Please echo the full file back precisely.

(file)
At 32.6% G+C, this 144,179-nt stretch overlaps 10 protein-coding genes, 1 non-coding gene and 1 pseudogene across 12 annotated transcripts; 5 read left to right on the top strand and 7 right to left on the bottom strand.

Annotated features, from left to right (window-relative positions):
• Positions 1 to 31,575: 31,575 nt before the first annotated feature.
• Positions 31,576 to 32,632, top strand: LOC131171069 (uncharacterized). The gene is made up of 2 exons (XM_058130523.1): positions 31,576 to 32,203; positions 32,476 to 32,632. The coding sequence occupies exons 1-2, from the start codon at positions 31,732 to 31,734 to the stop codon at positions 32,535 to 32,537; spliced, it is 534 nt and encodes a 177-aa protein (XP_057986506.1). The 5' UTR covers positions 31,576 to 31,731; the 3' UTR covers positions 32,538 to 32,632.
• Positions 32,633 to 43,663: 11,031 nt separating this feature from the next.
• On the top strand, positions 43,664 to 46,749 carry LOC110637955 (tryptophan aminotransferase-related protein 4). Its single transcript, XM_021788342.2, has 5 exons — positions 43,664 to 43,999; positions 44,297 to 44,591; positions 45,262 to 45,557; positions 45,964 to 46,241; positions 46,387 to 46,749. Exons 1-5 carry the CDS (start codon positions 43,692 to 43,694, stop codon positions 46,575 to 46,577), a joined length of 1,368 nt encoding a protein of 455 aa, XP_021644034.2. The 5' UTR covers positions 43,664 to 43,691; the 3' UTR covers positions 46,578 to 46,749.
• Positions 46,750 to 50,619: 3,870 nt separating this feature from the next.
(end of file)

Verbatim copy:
At 32.6% G+C, this 144,179-nt stretch overlaps 10 protein-coding genes, 1 non-coding gene and 1 pseudogene across 12 annotated transcripts; 5 read left to right on the top strand and 7 right to left on the bottom strand.

Annotated features, from left to right (window-relative positions):
• Positions 1 to 31,575: 31,575 nt before the first annotated feature.
• Positions 31,576 to 32,632, top strand: LOC131171069 (uncharacterized). The gene is made up of 2 exons (XM_058130523.1): positions 31,576 to 32,203; positions 32,476 to 32,632. The coding sequence occupies exons 1-2, from the start codon at positions 31,732 to 31,734 to the stop codon at positions 32,535 to 32,537; spliced, it is 534 nt and encodes a 177-aa protein (XP_057986506.1). The 5' UTR covers positions 31,576 to 31,731; the 3' UTR covers positions 32,538 to 32,632.
• Positions 32,633 to 43,663: 11,031 nt separating this feature from the next.
• On the top strand, positions 43,664 to 46,749 carry LOC110637955 (tryptophan aminotransferase-related protein 4). Its single transcript, XM_021788342.2, has 5 exons — positions 43,664 to 43,999; positions 44,297 to 44,591; positions 45,262 to 45,557; positions 45,964 to 46,241; positions 46,387 to 46,749. Exons 1-5 carry the CDS (start codon positions 43,692 to 43,694, stop codon positions 46,575 to 46,577), a joined length of 1,368 nt encoding a protein of 455 aa, XP_021644034.2. The 5' UTR covers positions 43,664 to 43,691; the 3' UTR covers positions 46,578 to 46,749.
• Positions 46,750 to 50,619: 3,870 nt separating this feature from the next.